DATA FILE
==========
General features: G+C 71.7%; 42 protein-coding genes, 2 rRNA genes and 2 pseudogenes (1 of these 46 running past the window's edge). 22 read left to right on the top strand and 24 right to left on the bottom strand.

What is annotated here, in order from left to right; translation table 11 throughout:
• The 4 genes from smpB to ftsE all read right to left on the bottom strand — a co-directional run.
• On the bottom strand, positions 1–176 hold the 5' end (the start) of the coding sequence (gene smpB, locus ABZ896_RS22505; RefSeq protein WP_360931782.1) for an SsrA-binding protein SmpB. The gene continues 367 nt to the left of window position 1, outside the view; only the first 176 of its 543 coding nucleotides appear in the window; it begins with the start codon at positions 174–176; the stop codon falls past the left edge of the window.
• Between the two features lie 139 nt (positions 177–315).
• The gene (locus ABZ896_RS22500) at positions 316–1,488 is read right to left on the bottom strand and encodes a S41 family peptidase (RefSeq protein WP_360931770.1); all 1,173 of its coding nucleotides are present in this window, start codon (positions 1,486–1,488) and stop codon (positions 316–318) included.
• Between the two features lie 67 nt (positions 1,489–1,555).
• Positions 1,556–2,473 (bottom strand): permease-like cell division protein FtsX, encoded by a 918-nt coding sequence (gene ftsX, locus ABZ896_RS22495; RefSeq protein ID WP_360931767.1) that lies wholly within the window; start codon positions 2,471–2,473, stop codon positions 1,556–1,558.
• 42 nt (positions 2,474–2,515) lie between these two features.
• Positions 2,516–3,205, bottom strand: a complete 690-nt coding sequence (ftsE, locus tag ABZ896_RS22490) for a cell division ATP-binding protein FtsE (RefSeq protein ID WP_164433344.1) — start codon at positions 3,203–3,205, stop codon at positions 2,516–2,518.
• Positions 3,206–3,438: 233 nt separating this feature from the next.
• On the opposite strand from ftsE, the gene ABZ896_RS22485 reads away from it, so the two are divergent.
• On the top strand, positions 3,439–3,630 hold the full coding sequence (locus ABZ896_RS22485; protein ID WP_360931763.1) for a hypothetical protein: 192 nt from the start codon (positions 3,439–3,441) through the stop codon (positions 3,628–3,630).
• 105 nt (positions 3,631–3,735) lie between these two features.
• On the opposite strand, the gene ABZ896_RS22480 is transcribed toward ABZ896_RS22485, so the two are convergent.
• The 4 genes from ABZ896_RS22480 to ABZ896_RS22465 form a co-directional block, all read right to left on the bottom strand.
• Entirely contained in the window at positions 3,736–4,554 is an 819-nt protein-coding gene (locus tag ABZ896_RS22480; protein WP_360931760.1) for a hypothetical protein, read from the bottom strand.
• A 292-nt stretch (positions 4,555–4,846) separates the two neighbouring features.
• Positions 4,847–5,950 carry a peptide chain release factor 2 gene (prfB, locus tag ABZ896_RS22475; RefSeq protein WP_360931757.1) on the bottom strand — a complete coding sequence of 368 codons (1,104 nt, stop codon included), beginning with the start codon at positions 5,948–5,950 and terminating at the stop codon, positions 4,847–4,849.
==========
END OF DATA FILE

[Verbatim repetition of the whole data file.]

General features: G+C 71.7%; 42 protein-coding genes, 2 rRNA genes and 2 pseudogenes (1 of these 46 running past the window's edge). 22 read left to right on the top strand and 24 right to left on the bottom strand.

What is annotated here, in order from left to right; translation table 11 throughout:
• The 4 genes from smpB to ftsE all read right to left on the bottom strand — a co-directional run.
• On the bottom strand, positions 1–176 hold the 5' end (the start) of the coding sequence (gene smpB, locus ABZ896_RS22505; RefSeq protein WP_360931782.1) for an SsrA-binding protein SmpB. The gene continues 367 nt to the left of window position 1, outside the view; only the first 176 of its 543 coding nucleotides appear in the window; it begins with the start codon at positions 174–176; the stop codon falls past the left edge of the window.
• Between the two features lie 139 nt (positions 177–315).
• The gene (locus ABZ896_RS22500) at positions 316–1,488 is read right to left on the bottom strand and encodes a S41 family peptidase (RefSeq protein WP_360931770.1); all 1,173 of its coding nucleotides are present in this window, start codon (positions 1,486–1,488) and stop codon (positions 316–318) included.
• Between the two features lie 67 nt (positions 1,489–1,555).
• Positions 1,556–2,473 (bottom strand): permease-like cell division protein FtsX, encoded by a 918-nt coding sequence (gene ftsX, locus ABZ896_RS22495; RefSeq protein ID WP_360931767.1) that lies wholly within the window; start codon positions 2,471–2,473, stop codon positions 1,556–1,558.
• 42 nt (positions 2,474–2,515) lie between these two features.
• Positions 2,516–3,205, bottom strand: a complete 690-nt coding sequence (ftsE, locus tag ABZ896_RS22490) for a cell division ATP-binding protein FtsE (RefSeq protein ID WP_164433344.1) — start codon at positions 3,203–3,205, stop codon at positions 2,516–2,518.
• Positions 3,206–3,438: 233 nt separating this feature from the next.
• On the opposite strand from ftsE, the gene ABZ896_RS22485 reads away from it, so the two are divergent.
• On the top strand, positions 3,439–3,630 hold the full coding sequence (locus ABZ896_RS22485; protein ID WP_360931763.1) for a hypothetical protein: 192 nt from the start codon (positions 3,439–3,441) through the stop codon (positions 3,628–3,630).
• 105 nt (positions 3,631–3,735) lie between these two features.
• On the opposite strand, the gene ABZ896_RS22480 is transcribed toward ABZ896_RS22485, so the two are convergent.
• The 4 genes from ABZ896_RS22480 to ABZ896_RS22465 form a co-directional block, all read right to left on the bottom strand.
• Entirely contained in the window at positions 3,736–4,554 is an 819-nt protein-coding gene (locus tag ABZ896_RS22480; protein WP_360931760.1) for a hypothetical protein, read from the bottom strand.
• A 292-nt stretch (positions 4,555–4,846) separates the two neighbouring features.
• Positions 4,847–5,950 carry a peptide chain release factor 2 gene (prfB, locus tag ABZ896_RS22475; RefSeq protein WP_360931757.1) on the bottom strand — a complete coding sequence of 368 codons (1,104 nt, stop codon included), beginning with the start codon at positions 5,948–5,950 and terminating at the stop codon, positions 4,847–4,849.